Connect with us


In The Arena: Tri-State Pros Blow Out Ams, Retain Palmer Cup



The first tee shot at Thursday's Palmer Cup matches. (WPGA)

The pros are officially pushing back.

A team of Tri-State PGA competitors dispatched their Western Pennsylvania Golf Association amateur opponents, 11 1/2 to 3 1/2, on Thursday at Latrobe Country Club to win the annual Palmer Cup Matches for the second straight year.

The score was merely 3-2 in favor of the Tri-State PGA after the two-man better-ball matches in the morning, the club pros thoroughly dominated the afternoon singles, winning eight of the 10 matches and tying another for a commanding victory.

Considering that WPGA amateur teams had won six straight Palmer Cups from 2013-18, this turn of events has been welcome for the guys who make a living in the game.

“It’s awesome,” said Westmoreland Country Club head pro Shawn McCall. “The pros really want to beat the amateurs and I’m sure it’s the same way for them.”

While Arnold Palmer’s storytelling presence is missed — this was the fourth edition of the matches since the King’s passing in late 2016 — the event remains spirited, yet dignified with restraint befitting its namesake.

McCall, who also played for the Tri-State PGA in the 2017 Palmer Cup, said the atmosphere at the event “isn’t rowdy or raucous,” but the 6,500-yard, par-72 layout provides enough drama on its own, with tight driving areas and treacherous greens that bring bogeys into play along with the birdies.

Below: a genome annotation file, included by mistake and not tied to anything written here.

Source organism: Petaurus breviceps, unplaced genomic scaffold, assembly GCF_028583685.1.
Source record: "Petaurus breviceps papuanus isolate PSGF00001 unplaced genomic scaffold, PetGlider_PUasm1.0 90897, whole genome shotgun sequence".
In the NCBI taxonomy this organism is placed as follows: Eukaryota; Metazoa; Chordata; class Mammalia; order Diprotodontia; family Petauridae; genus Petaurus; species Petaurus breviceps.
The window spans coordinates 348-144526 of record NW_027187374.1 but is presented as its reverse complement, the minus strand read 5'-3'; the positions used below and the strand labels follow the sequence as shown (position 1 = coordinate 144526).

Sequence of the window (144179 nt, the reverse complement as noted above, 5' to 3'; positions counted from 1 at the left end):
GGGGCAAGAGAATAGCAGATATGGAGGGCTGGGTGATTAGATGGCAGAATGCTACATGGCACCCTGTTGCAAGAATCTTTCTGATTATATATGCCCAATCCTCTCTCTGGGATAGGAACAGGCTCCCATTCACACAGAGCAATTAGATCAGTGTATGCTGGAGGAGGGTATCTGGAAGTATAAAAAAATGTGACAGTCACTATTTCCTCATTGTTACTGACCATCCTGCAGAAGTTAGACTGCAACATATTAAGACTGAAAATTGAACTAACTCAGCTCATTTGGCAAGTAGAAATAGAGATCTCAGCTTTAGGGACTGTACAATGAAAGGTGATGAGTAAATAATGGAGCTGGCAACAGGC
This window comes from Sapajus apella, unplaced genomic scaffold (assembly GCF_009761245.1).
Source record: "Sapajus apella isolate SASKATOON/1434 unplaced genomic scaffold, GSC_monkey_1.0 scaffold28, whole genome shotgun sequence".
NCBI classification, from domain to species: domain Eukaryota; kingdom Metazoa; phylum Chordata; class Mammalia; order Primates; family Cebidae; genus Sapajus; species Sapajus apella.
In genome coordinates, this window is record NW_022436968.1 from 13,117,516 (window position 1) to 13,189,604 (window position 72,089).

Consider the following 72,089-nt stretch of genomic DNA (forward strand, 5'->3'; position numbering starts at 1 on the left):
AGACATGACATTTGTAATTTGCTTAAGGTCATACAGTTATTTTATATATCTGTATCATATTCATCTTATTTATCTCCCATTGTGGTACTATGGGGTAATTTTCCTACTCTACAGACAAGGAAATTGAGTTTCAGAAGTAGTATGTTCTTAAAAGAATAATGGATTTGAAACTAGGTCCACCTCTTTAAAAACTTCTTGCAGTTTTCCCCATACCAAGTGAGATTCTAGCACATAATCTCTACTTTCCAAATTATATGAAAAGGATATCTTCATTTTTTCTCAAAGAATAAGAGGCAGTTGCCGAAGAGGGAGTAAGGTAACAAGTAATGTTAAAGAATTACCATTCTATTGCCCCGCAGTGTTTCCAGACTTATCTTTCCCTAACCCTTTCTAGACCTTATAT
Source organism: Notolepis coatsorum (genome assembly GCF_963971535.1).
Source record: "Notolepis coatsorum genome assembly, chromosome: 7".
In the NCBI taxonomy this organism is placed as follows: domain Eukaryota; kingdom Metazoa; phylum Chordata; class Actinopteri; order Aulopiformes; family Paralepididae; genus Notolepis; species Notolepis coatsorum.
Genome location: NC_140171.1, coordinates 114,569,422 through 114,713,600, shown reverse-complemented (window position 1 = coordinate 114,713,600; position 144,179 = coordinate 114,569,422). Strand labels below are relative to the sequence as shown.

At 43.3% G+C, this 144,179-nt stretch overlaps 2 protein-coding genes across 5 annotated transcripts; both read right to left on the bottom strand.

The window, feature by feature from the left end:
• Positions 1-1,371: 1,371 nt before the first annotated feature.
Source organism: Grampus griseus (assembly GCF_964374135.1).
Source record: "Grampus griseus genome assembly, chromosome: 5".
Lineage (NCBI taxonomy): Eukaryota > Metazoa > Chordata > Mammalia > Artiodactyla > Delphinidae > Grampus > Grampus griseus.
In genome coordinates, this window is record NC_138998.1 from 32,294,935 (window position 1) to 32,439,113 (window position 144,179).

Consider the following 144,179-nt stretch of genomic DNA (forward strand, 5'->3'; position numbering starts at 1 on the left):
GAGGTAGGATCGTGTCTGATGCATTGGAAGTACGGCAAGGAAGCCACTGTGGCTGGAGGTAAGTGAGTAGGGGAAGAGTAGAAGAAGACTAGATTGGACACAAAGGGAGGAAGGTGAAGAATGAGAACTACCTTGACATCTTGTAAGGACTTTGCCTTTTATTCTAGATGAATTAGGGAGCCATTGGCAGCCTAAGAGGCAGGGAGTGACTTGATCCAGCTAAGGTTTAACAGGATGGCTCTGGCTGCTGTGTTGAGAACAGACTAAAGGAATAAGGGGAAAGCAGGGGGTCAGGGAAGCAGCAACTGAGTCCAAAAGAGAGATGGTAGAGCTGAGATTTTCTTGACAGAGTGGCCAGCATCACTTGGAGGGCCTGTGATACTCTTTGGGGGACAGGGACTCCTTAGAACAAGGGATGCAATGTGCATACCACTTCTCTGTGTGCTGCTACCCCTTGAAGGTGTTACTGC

In other words, it’s a compelling arena for match play.

“It’s an interesting layout,” McCall said. “There’s a lot of birdies out there to make. The greens were perfect and quick.”

(Quick enough, McCall noted, that he putted off the green once, although he recovered to chip in for par.)

McCall earned 1 1/2 points for the Tri-State cause, including a 1-up win with Wheeling (W.Va.) Country Club’s Jason Robinson for a 1-up win over Jeff Varga and Eric Poplowski.

That point appeared pivotal at the time, since the amateur teams of Chuck Nettles and Pennsylvania Open champ Jimmy Ellis, and local legend Sean Knapp and David Brown won the final two better-ball matches to close to within a point entering afternoon.

But the pros went on to claim the first seven singles matchups to clinch the Cup before the session was even half done. Club professionals Matt Tashenberg (Pikewood National GC), Michael Gervais (Bridgeport CC), Devin Gee (Oakmont CC) and Ari Papadopolous (Tam O’Shanter GC) each followed up morning better-ball wins with afternoon singles victories.

Knapp, the 2017 U.S. Senior Amateur champ and Western Pennsylvania Golf Hall of Famer, was the lone amateur to claim a singles win, beating Robinson 5&4, while 2020 Pittsburgh Open winner Darin Kowalski earned a half-point for the WPGA side with a tie against McCall.

“Neither one of us had our best, but it was a close match,” McCall said. “Very rarely do you get to play with teammates, so I feel more pressure in this event. You can let down 11 people as opposed to just yourself.”

The end result for the professionals was certainly no downer, though. Even the senior better-ball matches went their way, with the teams of Jim Cichra-Gordon Vietmeier and Dennis Dolce-Roy Vucinich each winning before the 18th hole.